Our Content Moderation model detects sensitive content in audio and video files — such as hate speech, violence, sensitive social issues, alcohol, drugs, and more.
What are some of the biggest use cases for companies using AssemblyAI?
The biggest use cases companies have for AssemblyAI span across four categories: telephony, video, virtual meetings, and media.
CallRail is a great example of a customer in the Telephony space, who leverages AssemblyAI’s AI models — Core Transcription, Automatic Transcript Highlights, and PII Redaction — to deliver a powerful Conversational Intelligence solution to its customers.
Essentially, CallRail can now automatically surface and define key content in their phone calls to their customers at scale — key content such as specific customer requests, commonly asked questions, and frequently used keywords and phrases. Our PII Redaction model helps them automatically detect and remove sensitive data found in transcript text (e.g. social security numbers, credit card numbers, personal addresses, and more).
Video use cases range from video streaming platforms to video editors like Veed, who use AssemblyAI’s Core Transcription models to simplify the video editing process for users. Veed allows its users to transcribe its videos and edit them directly using the captions.
In Virtual Meetings, meeting transcription software companies like Fathom are using AssemblyAI to build intelligent features that help their users transcribe and highlight the key moments from their Zoom calls, fostering better meeting engagement and eliminating tedious tasks during and after meetings (e.g. taking notes).
In Media, we see podcast hosting platforms for example, use our Content Moderation and Topic Detection models so they can offer better ad tools for brand safety use cases and monetize user generated content with dynamic ads.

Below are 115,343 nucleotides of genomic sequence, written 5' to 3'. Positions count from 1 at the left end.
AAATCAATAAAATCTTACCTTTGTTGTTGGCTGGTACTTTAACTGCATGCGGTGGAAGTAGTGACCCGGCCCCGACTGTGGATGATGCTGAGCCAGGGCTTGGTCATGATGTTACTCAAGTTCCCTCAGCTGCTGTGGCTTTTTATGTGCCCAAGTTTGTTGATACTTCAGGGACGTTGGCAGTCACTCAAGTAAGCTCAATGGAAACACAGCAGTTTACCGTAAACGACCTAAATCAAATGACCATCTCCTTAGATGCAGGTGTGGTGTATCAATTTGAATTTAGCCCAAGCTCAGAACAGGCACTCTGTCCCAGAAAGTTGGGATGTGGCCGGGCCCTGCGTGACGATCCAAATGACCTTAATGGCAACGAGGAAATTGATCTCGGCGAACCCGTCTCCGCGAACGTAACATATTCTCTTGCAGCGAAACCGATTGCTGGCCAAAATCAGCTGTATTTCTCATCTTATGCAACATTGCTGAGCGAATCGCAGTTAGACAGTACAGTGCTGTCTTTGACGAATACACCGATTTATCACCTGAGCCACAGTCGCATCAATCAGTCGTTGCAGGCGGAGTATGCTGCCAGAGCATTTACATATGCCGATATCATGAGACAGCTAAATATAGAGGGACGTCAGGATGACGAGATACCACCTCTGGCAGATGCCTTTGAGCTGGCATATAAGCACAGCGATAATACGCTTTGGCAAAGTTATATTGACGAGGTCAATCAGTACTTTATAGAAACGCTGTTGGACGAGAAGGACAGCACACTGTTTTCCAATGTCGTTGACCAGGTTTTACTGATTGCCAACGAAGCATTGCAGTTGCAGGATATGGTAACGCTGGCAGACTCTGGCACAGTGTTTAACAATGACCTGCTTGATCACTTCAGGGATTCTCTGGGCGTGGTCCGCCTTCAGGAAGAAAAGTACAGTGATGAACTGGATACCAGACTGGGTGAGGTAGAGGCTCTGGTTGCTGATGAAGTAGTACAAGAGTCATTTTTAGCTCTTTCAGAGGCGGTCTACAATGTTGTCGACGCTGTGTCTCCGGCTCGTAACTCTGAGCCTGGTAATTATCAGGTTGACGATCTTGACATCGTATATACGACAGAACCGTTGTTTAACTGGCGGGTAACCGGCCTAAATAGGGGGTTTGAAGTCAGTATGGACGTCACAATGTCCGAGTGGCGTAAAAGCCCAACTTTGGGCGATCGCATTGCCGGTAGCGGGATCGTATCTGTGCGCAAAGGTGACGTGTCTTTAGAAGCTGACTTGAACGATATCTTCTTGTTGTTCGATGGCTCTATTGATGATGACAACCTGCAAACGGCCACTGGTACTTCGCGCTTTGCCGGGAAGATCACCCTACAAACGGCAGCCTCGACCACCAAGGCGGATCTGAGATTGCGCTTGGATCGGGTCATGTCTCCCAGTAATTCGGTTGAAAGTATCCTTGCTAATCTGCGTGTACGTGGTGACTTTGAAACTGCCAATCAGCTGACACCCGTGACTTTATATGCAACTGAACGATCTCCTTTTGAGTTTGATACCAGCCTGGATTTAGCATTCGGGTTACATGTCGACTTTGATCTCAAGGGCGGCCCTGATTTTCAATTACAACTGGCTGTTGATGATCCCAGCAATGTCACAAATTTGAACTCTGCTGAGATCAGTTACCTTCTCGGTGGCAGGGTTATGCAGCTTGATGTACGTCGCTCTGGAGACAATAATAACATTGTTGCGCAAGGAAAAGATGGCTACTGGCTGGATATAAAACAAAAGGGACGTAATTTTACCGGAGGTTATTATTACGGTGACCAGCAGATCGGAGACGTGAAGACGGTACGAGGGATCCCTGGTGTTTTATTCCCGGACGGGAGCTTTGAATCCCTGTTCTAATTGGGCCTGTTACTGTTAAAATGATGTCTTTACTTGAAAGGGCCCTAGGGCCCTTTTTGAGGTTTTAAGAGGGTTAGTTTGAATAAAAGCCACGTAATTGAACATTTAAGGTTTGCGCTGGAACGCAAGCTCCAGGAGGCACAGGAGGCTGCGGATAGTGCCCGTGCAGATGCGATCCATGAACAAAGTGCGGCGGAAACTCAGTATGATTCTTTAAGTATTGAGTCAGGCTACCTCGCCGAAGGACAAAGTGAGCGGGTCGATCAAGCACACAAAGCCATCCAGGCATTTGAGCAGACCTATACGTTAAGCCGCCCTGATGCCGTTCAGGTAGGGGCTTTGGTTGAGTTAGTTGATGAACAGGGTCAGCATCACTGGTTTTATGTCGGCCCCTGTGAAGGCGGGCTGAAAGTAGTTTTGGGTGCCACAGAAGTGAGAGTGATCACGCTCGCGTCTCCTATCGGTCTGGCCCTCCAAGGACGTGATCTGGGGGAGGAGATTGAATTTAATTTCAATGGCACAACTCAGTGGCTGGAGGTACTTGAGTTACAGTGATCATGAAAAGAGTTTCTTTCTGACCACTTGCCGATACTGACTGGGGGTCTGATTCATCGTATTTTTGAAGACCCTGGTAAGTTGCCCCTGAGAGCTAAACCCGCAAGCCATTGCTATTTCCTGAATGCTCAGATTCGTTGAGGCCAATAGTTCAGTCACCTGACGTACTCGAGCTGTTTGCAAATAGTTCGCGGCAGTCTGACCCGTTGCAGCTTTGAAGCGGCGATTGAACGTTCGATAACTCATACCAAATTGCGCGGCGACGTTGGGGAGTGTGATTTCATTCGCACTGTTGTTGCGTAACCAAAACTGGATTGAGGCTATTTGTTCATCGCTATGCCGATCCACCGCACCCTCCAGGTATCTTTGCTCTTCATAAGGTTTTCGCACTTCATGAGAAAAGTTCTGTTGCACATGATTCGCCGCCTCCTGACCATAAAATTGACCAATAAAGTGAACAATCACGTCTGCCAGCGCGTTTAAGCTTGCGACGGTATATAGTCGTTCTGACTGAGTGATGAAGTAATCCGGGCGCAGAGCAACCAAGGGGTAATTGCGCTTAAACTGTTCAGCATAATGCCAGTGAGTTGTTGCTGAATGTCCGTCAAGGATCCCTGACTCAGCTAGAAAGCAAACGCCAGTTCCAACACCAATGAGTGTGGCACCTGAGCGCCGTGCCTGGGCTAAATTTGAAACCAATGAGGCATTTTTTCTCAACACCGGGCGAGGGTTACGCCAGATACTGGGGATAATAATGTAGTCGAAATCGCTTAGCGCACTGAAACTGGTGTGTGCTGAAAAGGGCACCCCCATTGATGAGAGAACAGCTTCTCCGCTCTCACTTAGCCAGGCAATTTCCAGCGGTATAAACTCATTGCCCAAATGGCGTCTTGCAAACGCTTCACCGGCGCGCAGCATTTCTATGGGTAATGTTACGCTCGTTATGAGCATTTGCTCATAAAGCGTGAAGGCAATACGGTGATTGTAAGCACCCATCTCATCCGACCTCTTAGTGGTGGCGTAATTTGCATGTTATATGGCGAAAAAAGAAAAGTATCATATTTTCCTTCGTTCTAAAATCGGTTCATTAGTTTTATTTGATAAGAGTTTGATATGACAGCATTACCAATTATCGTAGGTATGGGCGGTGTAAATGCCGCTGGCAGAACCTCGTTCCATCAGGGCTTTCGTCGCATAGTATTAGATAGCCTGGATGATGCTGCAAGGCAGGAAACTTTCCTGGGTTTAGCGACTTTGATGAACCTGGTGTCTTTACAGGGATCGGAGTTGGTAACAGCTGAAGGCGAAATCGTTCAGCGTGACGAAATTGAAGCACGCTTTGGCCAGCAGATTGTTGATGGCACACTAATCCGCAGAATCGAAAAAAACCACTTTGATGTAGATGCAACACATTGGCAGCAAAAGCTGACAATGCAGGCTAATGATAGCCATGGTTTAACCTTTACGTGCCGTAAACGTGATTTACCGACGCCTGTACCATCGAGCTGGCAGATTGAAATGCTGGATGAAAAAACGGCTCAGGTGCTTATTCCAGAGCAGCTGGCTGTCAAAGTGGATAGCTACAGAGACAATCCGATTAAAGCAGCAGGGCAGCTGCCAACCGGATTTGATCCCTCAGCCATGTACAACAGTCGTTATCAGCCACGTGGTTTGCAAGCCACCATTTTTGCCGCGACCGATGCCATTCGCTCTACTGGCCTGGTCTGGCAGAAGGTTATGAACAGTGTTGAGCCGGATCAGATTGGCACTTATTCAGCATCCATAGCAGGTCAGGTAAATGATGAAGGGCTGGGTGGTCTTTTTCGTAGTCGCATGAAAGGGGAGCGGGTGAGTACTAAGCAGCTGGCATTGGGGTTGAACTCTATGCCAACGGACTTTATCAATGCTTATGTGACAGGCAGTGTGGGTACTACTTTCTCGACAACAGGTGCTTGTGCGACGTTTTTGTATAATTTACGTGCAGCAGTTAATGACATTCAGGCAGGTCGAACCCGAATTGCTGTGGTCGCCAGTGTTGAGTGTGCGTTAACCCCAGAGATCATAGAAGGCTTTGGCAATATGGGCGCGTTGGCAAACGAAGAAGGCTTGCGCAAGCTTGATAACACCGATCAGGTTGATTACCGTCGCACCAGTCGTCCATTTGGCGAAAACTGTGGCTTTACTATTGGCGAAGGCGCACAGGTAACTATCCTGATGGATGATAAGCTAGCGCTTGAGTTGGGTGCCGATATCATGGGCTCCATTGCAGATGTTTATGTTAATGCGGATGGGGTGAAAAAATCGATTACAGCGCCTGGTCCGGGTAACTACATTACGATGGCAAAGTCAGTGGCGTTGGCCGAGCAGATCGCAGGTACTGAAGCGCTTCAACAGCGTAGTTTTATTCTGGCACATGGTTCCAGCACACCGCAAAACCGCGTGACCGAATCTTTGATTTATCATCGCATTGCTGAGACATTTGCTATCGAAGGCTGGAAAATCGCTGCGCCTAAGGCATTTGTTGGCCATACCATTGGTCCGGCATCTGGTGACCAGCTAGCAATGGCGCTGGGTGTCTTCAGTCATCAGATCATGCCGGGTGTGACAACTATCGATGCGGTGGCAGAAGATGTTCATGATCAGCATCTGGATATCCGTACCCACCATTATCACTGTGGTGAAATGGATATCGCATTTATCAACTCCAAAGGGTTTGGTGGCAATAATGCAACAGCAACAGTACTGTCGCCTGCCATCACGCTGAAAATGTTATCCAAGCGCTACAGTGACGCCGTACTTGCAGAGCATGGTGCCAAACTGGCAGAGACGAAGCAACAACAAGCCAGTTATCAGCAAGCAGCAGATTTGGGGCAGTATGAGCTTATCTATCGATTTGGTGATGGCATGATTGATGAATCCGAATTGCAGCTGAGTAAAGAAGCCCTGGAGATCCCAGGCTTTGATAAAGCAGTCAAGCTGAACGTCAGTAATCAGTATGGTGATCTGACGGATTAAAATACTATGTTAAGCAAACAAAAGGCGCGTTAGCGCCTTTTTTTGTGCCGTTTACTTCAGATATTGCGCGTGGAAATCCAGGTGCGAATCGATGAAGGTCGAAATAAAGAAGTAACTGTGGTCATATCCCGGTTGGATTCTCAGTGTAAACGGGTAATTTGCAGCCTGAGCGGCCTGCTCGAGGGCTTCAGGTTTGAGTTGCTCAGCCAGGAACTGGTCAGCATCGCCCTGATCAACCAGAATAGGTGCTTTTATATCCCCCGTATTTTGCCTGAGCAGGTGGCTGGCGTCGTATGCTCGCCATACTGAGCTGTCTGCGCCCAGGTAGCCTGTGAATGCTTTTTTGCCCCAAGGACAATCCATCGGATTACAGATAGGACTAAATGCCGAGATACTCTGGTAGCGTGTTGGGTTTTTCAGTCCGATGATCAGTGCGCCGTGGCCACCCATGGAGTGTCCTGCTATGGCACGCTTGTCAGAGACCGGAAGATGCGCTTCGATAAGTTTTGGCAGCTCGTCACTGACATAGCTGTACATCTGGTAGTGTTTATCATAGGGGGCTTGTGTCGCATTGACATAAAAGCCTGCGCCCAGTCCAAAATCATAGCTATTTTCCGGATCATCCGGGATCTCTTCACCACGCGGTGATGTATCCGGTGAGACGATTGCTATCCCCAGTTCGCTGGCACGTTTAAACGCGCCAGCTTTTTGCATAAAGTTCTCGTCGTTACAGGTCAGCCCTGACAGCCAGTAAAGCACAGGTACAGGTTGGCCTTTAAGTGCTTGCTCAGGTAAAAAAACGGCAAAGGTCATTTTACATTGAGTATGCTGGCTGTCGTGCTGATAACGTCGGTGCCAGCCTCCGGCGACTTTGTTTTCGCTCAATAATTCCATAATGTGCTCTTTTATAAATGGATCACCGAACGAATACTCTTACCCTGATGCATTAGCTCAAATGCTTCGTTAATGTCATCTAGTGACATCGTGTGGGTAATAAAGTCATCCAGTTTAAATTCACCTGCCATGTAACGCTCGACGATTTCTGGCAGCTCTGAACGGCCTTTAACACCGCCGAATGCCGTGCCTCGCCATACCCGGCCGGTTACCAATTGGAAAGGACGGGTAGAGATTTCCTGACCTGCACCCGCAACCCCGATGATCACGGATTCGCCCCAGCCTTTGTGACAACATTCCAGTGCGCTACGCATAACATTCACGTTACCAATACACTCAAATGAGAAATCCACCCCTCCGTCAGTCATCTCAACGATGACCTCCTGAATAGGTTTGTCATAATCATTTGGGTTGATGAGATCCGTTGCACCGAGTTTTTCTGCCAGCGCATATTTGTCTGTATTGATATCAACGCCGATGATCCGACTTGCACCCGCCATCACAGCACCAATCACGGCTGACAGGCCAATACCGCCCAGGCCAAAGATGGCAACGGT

AssemblyAI recently raised a $30M Series B round. How will this accelerate the AssemblyAI mission?
The progress being made in the field of AI is incredibly exciting. Our goal is to expose this progress to every developer and product team on the internet — via a simple set of APIs. As we continue to research and train State-of-the-Art AI models for ASR and NLP tasks (like speech recognition, summarization, language identification, and many other tasks), we will continue to expose these AI models to developers and product teams via simple APIs — available for free.
AssemblyAI is a place where both developers and product teams can come to for easy access to the advanced AI models they need in order to build exciting new products, services, and entire companies.
Over the past 6 months, we’ve launched ASR support for 15 new languages—including Spanish, German, French, Italian, Hindi, and Japanese, released major improvements to our Summarization model, Real-Time ASR models, Content Moderation models, and countless other product updates.
We’ve barely dipped into our Series A funds, but this new funding will give us the ability to aggressively scale up our efforts — without compromising on our runway.
With this new funding, we’ll be able to accelerate our product roadmap, build out better AI infrastructure to accelerate our AI research and inference engines, and grow our AI research team — which today include researchers from DeepMind, Google Brain, Meta AI, BMW, and Cisco.
Is there anything else that you would like to share about AssemblyAI?
Our mission is to make State-of-the-Art AI models accessible to developers and product teams at extremely large scale through a simple API.
Thank you for the great interview, readers who wish to learn more should visit AssemblyAI.